Magazine article American Banker

Judge Throws out $16M Verdict against PHH for Servicing Errors

Magazine article American Banker

Judge Throws out $16M Verdict against PHH for Servicing Errors

Article excerpt

Byline: Kate Berry

In a surprise victory for mortgage servicer PHH Corp., a California judge overturned a $16.2 million jury verdict awarded to a California homeowner in July for a botched loan modification.

Yuba County Superior Court Judge Stephen Berrier issued a seven-page ruling late Monday, throwing out all claims for negligence, intentional misrepresentation, interference and infliction of emotional distress. A jury had awarded homeowner Phillip Linza $513,000 in compensatory damages and $15.7 million in punitive damages following a 17-day trial in July.

But Berrier wrote that "there is no substantial evidence," in support of $355,000 in compensatory damages or any punitive damages. He let stand breach of contract and good faith claims totaling $158,902.40.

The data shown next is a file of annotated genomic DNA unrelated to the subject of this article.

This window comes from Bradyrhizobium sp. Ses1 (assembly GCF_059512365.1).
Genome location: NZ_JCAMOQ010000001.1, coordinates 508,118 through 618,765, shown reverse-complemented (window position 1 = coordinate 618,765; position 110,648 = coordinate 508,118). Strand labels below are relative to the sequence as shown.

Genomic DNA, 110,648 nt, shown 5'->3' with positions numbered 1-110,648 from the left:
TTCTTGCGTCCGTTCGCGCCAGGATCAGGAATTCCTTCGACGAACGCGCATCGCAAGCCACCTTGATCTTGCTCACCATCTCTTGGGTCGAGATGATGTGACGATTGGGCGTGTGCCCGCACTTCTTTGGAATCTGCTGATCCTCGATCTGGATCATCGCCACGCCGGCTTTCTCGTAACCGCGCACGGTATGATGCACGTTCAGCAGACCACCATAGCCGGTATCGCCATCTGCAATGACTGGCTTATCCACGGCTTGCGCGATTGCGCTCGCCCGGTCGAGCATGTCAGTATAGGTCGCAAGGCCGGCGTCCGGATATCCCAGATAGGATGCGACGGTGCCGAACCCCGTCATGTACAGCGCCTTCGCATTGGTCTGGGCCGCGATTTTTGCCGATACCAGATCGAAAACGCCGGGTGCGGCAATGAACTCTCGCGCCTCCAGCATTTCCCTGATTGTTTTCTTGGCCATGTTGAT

A PHH statement said the Mount Laurel, N.J.-based company is "pleased" with the judge's ruling.

"The trial court has confirmed our belief that the previous verdict was not supported by the facts presented in this case or by applicable law," PHH spokesperson Dico Akseraylian said in a written statement. "We take our responsibilities to borrowers seriously and remain committed to meeting all of our obligations as a servicer."

Stephen Foondos, the managing partner at Roseville, Calif.-based United Law Center, which represented Linza, said the jury verdict was the first of its kind by a borrower who had sued for abuses of a loan modification.

"This is a very positive outcome for California homeowners," Foondos said in an interview with National Mortgage News. "The jury awarded $16 million but the judge still awarded $160,000 to someone who was not foreclosed on and that's significant."

Foondos said he plans to appeal Berrier's ruling. United Law Center is one of the largest foreclosure defense law firms in California, with 25 cases on appeal currently and 120 cases being litigated. …

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